Many of the conditions that put immunocompromised patients at risk of disease can be detected early, by means of a thorough history and physical evaluation.
See chapter Initial History.
Assess the patient's general appearance, affect and demeanor in answering questions, body language, and other relevant characteristics. Measure vital signs; perform a physical examination. These measurements establish a baseline against which future measurements can be compared.
Table 1. Vital Signs
|Height||Should be measured at baseline and annually.|
|Weight||Record at each visit.|
|Temperature||Record at each visit.|
|Blood pressure||Record at each visit. The BP cuff size should be appropriate for the patient's arm circumference.|
|Heart rate||Record at each visit.|
|Respiratory rate||Record at each visit.|
|Oxygen saturation||Record at each visit.|
|Waist, hip circumferences||Waist and hip circumference should be measured at baseline for comparison in case the patient later develops obesity or lipoaccumulation related to antiretroviral therapy (ART); repeat as indicated.|
|Body mass index (BMI)||BMI can be helpful in assessing underweight or overweight conditions, HIV/AIDS-related weight loss, and ART-related weight gain. Perform at baseline and upon changes in weight.|
|* Anal Pap test: Consider this test if follow-up evaluation of an abnormal Pap test result is available. Rates of anal dysplasia and anal cancer are higher in HIV-infected women and men than in HIV-uninfected individuals; see chapter Anal Dysplasia.|
|Genitals / Rectum|
|Extremities / Musculoskeletal|
|Neurologic||Assess the following:|
A/P: Assessment and Plan
After completing the initial history and physical examination, do the following:
- Enter the information garnered through the history and physical examination into the patient's chart or database.
- Continue to develop the problem list, assessment, and plan for patient care.
- Complete follow-up or laboratory studies suggested by the history and physical examination. (See chapter Initial and Interim Laboratory and Other Tests.)
- Prescribe opportunistic infection prophylaxis as appropriate. (See chapter Opportunistic Infection Prophylaxis.)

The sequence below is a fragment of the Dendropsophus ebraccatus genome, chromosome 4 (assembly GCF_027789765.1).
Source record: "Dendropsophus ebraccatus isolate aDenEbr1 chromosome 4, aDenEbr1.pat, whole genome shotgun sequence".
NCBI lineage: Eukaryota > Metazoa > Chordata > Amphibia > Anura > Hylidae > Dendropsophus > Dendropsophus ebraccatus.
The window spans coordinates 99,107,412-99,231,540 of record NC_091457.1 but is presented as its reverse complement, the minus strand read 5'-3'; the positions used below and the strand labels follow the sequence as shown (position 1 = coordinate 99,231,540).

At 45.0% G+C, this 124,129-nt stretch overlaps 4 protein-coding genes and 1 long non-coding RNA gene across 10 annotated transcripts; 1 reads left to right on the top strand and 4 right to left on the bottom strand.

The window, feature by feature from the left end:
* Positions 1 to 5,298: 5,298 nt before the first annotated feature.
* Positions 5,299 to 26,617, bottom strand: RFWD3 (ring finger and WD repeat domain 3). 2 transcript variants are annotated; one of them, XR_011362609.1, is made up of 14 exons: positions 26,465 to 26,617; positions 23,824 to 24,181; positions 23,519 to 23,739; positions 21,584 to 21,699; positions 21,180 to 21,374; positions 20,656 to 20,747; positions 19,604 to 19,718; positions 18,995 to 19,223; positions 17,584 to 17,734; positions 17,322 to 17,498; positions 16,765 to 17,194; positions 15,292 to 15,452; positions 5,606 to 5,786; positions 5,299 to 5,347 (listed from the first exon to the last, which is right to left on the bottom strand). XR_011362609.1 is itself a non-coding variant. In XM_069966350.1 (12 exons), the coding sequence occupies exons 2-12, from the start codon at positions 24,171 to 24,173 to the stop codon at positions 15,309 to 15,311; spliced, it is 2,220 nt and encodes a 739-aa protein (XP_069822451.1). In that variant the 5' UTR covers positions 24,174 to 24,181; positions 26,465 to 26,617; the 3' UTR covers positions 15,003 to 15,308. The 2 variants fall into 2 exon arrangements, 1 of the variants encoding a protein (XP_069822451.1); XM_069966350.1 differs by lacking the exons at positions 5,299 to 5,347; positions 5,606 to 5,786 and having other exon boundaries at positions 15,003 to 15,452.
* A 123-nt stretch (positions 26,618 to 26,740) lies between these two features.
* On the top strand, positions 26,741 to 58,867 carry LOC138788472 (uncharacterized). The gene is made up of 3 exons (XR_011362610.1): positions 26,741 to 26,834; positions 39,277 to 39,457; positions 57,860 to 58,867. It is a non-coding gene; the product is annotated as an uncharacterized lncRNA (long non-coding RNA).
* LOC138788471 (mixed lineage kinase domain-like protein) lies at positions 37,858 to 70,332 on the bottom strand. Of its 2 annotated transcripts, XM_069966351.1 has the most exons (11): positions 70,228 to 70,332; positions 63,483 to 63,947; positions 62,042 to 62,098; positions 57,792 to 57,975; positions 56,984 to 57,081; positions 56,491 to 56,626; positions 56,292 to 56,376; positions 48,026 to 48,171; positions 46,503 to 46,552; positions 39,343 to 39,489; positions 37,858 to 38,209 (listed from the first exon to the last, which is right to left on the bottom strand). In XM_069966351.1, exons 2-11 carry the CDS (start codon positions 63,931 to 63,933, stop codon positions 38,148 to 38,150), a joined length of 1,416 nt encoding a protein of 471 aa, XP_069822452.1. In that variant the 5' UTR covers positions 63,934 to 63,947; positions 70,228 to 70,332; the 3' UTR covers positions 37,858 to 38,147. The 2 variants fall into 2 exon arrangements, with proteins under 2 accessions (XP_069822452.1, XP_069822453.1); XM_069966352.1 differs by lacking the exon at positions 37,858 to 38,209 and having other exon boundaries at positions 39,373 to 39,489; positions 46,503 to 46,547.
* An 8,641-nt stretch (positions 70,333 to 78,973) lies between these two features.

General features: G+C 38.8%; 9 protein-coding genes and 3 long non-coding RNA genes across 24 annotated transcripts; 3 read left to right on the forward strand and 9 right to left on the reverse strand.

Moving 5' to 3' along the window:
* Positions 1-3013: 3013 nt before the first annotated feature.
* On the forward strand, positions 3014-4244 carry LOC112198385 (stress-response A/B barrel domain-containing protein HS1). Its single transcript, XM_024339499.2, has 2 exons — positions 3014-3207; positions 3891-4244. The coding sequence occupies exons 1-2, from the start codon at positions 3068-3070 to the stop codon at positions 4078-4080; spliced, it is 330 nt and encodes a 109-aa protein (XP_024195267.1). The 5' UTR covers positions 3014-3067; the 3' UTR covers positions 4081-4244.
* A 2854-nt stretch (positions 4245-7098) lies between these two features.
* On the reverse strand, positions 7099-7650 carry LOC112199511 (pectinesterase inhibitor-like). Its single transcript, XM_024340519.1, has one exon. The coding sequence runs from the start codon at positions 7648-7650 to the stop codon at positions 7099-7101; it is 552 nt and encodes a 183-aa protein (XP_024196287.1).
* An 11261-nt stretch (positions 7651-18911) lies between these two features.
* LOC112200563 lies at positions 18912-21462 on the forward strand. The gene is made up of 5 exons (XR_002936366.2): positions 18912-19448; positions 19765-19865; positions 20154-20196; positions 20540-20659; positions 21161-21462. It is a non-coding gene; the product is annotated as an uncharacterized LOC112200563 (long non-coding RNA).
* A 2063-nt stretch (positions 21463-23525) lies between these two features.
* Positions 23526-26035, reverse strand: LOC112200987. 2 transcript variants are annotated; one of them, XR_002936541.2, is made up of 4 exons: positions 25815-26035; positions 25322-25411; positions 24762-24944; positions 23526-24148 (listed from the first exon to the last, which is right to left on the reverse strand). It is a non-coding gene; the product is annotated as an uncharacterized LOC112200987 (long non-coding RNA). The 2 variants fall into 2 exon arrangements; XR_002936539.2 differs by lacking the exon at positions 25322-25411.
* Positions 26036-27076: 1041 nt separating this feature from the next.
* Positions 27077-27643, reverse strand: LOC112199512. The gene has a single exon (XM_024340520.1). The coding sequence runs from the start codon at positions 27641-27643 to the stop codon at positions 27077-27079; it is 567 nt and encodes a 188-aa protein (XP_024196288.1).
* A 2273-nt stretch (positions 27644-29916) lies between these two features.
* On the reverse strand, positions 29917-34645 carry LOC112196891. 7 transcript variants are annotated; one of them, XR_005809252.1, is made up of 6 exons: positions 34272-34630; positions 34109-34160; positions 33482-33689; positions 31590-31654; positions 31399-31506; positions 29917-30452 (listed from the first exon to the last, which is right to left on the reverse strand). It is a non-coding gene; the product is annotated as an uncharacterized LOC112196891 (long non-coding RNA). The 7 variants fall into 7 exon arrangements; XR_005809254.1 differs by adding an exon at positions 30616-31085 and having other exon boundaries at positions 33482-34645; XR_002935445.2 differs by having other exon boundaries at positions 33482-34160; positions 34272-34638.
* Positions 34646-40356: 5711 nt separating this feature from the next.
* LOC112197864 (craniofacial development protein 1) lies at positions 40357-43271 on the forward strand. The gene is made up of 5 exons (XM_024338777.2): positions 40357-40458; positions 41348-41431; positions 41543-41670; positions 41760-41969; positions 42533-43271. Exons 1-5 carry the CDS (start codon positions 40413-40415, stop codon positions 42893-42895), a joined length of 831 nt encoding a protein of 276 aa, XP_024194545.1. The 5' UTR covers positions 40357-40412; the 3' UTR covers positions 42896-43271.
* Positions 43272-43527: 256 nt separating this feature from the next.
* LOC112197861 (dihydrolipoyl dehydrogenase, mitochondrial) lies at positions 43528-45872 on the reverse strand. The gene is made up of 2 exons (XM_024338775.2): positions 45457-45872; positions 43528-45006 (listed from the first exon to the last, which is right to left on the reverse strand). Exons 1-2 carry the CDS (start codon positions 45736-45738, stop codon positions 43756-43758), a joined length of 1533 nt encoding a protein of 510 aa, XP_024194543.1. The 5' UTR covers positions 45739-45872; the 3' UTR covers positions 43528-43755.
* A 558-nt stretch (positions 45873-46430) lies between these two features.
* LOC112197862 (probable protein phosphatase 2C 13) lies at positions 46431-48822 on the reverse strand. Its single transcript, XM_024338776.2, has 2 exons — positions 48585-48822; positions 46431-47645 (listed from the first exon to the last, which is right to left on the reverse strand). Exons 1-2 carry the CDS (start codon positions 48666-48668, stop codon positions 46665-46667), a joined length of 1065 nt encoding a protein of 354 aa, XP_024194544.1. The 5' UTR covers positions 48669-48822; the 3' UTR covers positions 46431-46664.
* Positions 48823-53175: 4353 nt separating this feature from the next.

- Arrange for any appropriate vaccinations. (See chapter Immunizations for HIV-Infected Adults and Adolescents.)
- Refer for dental, nutrition, and social services, as well as case management and mental health care, as appropriate.
- Refer for any additional specialty care needs identified in the history or physical examination.
- Make follow-up appointment with health care provider.
- Answer the patient's questions.
- Aberg JA, Gallant JE, Ghanem KG et al.; HIV Medicine Association of the Infectious Diseases Society of America. Primary care guidelines for the management of persons infected with human immunodeficiency virus: 2013 update by the HIV Medicine Association of the Infectious Diseases Society of America. Clin Infect Dis. 2014 Jan;58(1):e1-e34.
- Hollander H. Initiating Routine Care for the HIV-Infected Adult. In: Sande MA, Volberding PA, eds. The Medical Management of AIDS, 5th Edition. Philadelphia: WB Saunders; 1997:107-112.
- Panel on Antiretroviral Guidelines for Adults and Adolescents. Guidelines for the use of antiretroviral agents in HIV-1-infected adults and adolescents. Department of Health and Human Services. Accessed December 1, 2013.
- Panel on Opportunistic Infections in HIV-Infected Adults and Adolescents. Guidelines for the prevention and treatment of opportunistic infections in HIV-infected adults and adolescents: recommendations from the Centers for Disease Control and Prevention, the National Institutes of Health, and the HIV Medicine Association of the Infectious Diseases Society of America. Accessed December 1, 2013.